Tuesday January 16th 2018

Multiple Sclerosis patients look for support

The room is packed.

Nurses, home care workers, politicians, media and people suffering from Multiple Sclerosis (MS) — some in wheelchairs — have shown up to hear about chronic cerebro-spinal venous insufficiency (CCSVI) treatment, currently banned in Canada.

Among the crowd is Cochrane’s Lesley Hegland, a member of CCSVI Calgary who received the treatment after travelling to Poland.

“The room was full of energy,” said Hegland about the July 28 meeting.

She said many people in the MS community want to see CCSVI treatment available now even though two Canadian deaths have been connected to the procedure — including one Calgarian woman who died July in California.

“People don’t know where to turn,” Hegland said about the debilitating disease. “Their own neurologists won’t help them.”

According to Multiple Sclerosis Society of Canada, MS is a complex disease most often diagnosed in young adults, aged 15 to 40, and that it is unpredictable; affecting vision, hearing, memory, balance and mobility.

There is no cure.

It has been said to be an auto-immune disease, but Hegland said new information is pointing to issues caused by narrowing veins that reduce blood flow to the brain — which the CCSVI treatment is meant to treat by unblocking the veins.

“That’s why the brain gets foggy,” said Hegland. “And it’s horrible. You just can’t remember, and you can’t feel your feet.”

While she is sure MS has affected her for much longer, Hegland was diagnosed with the disease from scans dating back to 1992.

Like many before her, there were not many options for treatment.

The Cochrane community banded together last October to help raise some money for her treatment and travelling costs.

Overall, Hegland said it cost her more than $12,000 to travel to Poland for CCSVI treatment but it was worth it.

“It was like a fog being lifted,” she said.

Hegland is skeptical recent announcements by the Alberta and Canadian governments for observation trials on patients who received the CCSVI treatment and clinical trials will actually bring about regulation changes and it could take years.

“We want this done,” said Hegland. “It’s discrimination.”

Tim Donovan agrees.

Also inflicted with MS, Donovan was bed-ridden for seven years. Now he can stand and walk after receiving the CCSVI treatment.

“They can’t tell me this doesn’t work,” he told the crowd.

The Fredericton Junction, N.B., man has been touring Canada spreading the word under the banner New Hope for Multiple Sclerosis, and he was well received in Calgary.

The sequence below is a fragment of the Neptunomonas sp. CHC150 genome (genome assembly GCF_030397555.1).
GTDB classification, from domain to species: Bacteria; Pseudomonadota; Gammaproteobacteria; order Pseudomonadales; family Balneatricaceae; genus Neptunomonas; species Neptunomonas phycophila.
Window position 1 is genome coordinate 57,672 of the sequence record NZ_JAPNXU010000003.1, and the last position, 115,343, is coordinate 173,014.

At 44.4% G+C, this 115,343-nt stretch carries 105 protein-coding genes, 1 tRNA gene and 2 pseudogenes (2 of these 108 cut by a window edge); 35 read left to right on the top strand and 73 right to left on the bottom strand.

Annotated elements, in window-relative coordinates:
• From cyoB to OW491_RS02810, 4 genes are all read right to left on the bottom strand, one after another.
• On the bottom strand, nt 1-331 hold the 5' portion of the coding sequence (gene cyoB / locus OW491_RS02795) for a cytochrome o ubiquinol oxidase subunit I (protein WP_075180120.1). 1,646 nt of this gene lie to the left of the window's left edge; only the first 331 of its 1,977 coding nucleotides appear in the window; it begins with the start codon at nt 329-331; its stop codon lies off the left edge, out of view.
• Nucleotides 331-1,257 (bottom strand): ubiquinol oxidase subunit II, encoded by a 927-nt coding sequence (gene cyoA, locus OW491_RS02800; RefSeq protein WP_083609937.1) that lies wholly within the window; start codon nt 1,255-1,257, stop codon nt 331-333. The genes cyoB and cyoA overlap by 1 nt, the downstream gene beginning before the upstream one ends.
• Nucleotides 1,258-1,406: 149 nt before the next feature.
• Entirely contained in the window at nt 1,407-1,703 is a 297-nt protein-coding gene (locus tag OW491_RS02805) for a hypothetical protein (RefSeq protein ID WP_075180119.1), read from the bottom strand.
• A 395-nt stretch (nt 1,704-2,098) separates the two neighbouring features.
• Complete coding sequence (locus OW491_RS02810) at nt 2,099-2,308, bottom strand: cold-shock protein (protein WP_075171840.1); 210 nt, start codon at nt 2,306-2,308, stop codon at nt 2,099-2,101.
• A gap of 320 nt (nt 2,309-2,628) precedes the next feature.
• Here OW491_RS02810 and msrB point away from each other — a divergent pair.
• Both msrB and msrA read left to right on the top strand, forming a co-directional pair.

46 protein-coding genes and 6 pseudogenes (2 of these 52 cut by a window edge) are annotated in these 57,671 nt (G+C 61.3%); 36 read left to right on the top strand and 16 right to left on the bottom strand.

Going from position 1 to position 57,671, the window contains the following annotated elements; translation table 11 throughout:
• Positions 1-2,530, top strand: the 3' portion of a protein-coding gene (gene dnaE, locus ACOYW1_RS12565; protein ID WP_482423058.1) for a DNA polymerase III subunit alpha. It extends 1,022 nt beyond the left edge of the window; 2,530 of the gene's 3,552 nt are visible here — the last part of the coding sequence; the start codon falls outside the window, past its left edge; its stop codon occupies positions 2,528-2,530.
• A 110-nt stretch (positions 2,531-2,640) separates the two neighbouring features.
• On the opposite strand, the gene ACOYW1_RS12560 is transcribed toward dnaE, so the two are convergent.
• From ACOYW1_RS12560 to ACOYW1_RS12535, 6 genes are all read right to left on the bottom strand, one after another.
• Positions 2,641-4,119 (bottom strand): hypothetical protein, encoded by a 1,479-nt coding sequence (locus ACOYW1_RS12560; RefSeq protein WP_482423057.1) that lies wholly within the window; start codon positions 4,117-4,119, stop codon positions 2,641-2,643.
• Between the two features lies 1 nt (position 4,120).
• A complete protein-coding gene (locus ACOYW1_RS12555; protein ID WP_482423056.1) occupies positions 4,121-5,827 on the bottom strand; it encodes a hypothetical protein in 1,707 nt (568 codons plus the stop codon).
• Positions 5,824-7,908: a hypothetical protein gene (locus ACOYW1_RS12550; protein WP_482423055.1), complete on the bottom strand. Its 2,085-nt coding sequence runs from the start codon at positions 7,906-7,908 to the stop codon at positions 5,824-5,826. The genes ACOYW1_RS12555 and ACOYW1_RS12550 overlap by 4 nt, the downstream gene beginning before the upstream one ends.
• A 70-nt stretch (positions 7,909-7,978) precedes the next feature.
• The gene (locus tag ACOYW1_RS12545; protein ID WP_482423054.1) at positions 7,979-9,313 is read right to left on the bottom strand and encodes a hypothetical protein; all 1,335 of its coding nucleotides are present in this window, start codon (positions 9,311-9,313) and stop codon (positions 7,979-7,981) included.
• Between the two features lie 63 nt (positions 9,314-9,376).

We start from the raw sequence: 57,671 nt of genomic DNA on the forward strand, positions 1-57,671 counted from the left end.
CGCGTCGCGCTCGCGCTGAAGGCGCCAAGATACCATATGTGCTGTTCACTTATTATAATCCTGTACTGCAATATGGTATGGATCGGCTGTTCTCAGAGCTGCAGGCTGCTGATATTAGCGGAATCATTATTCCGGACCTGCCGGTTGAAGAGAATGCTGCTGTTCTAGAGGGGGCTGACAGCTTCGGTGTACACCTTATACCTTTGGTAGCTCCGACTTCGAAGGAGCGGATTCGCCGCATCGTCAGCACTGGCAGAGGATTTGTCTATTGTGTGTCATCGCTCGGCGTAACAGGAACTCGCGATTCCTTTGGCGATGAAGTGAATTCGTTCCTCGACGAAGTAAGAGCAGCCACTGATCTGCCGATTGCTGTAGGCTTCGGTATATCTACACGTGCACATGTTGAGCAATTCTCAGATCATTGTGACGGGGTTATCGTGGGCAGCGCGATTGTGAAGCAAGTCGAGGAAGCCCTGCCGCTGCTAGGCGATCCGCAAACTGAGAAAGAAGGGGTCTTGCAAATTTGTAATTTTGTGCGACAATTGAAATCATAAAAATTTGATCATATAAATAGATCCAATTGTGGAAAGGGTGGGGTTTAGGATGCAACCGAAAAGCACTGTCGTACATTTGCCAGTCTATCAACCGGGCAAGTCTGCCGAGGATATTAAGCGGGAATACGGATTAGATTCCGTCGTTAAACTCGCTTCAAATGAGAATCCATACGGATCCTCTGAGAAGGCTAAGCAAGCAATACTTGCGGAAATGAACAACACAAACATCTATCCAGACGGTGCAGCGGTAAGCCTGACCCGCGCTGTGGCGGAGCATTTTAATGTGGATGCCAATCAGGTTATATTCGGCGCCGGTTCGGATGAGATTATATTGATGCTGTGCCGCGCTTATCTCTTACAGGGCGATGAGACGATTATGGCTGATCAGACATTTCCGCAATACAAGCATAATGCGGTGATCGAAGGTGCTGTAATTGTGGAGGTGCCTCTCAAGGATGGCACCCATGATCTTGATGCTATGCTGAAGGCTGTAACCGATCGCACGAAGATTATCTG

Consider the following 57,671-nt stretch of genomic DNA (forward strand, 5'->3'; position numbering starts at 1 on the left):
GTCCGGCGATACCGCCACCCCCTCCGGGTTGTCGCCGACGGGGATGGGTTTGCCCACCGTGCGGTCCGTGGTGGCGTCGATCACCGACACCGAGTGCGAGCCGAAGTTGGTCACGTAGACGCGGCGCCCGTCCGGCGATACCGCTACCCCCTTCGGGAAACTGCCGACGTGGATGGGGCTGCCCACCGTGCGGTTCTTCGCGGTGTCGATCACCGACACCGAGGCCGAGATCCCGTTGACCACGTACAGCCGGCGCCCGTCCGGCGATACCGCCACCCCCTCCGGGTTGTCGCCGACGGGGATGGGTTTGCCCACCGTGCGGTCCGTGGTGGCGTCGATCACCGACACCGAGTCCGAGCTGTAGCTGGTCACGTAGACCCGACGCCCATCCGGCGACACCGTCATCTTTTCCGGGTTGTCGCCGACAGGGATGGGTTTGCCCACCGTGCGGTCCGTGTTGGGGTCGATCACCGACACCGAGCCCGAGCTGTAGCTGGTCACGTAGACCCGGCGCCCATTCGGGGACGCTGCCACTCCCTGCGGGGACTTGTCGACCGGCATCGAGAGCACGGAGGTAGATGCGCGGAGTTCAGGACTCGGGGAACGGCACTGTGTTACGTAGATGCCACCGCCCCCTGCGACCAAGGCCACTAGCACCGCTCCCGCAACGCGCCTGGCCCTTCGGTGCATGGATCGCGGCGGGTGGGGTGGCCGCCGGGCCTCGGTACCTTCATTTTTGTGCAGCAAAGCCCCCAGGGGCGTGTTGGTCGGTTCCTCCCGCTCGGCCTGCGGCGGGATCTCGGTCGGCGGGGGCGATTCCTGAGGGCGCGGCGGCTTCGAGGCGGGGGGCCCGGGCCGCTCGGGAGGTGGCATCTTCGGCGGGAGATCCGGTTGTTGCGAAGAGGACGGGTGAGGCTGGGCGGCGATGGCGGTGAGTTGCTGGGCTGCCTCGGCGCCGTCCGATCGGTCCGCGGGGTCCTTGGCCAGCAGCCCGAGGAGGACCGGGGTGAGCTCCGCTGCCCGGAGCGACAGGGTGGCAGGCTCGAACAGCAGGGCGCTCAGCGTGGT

He took a poll of the room on how many have improved health — out of 16 people with MS, nine saw remarkable change, four saw positive change and three had no change.

Donovan said even though some people do not receive any benefits, and others can’t have the operation completed, the argument that the surgery is unsafe is confusing.

Donovan asked how many people knew someone or had a coronary bypass themselves — and many hands in the audience went up.

He pointed out while many people have survived because of this surgery, his father passed away from complications after his bypass.

Donovan said deaths happen with many surgeries and are tragic, but the procedure has improved the lives of many.

“And how many people have survived?” he asked.

One of those survivors is Dr. Bill Code, who was diagnosed with MS along with his sister.

Instead of giving up, Code wanted to look into the disease and is now the director of medical research for the National CCSVI Society.

He has had the CCSVI treatment — formally known as the “Liberation treatment,” a term that he said has scared the medical community. The process is essentially an angioplasty, or the technique of mechanically widening a narrowed or obstructed blood vessel, for the veins. Code said doctors are doing angioplasties every day.

Read More

One Comment for “Multiple Sclerosis patients look for support”

  • Dr. Elliott Krakow says:

    There is already logical evidence of both the existence of CCSVI and there is evidence of often profound effects of the venoplasty procedure to correct it. The fact that many doctors and M.S. organizations turn away from this is not only upsetting, it should be criminal. Steady and unyielding political and social pressure must be exerted with the goal of keeping this subject in the public eye by whatever means necessary, certainly including multiple media exposure.

Leave a Comment

More from category

‘Give MS research a chance’
‘Give MS research a chance’

A Wagga woman living with multiple sclerosis has slammed the churches and government for preventing a radical MS [Read More]

MS sufferer turning to street dealers for drugs
MS sufferer turning to street dealers for drugs

A GRANDMOTHER from Abingdon says she has resorted to buying drugs from street dealers to tackle the pain she suffers [Read More]

New study fuels debate about benefits of vitamin D
New study fuels debate about benefits of vitamin D

Is the vitamin D miracle just a hoax? Many scientific experts are asking that question as the number of studies casting [Read More]

Can You Exercise Your MS Fatigue Away?
Can You Exercise Your MS Fatigue Away?

It wasn’t that many years ago that people diagnosed with MS were told not to exercise. Researchers, clinicians and [Read More]

Few more hurdles and MS patients in France will have Sativex
Few more hurdles and MS patients in France will have Sativex

The French government announced the approval of limited use of Sativex, a mouth spray based on the THC that is found in [Read More]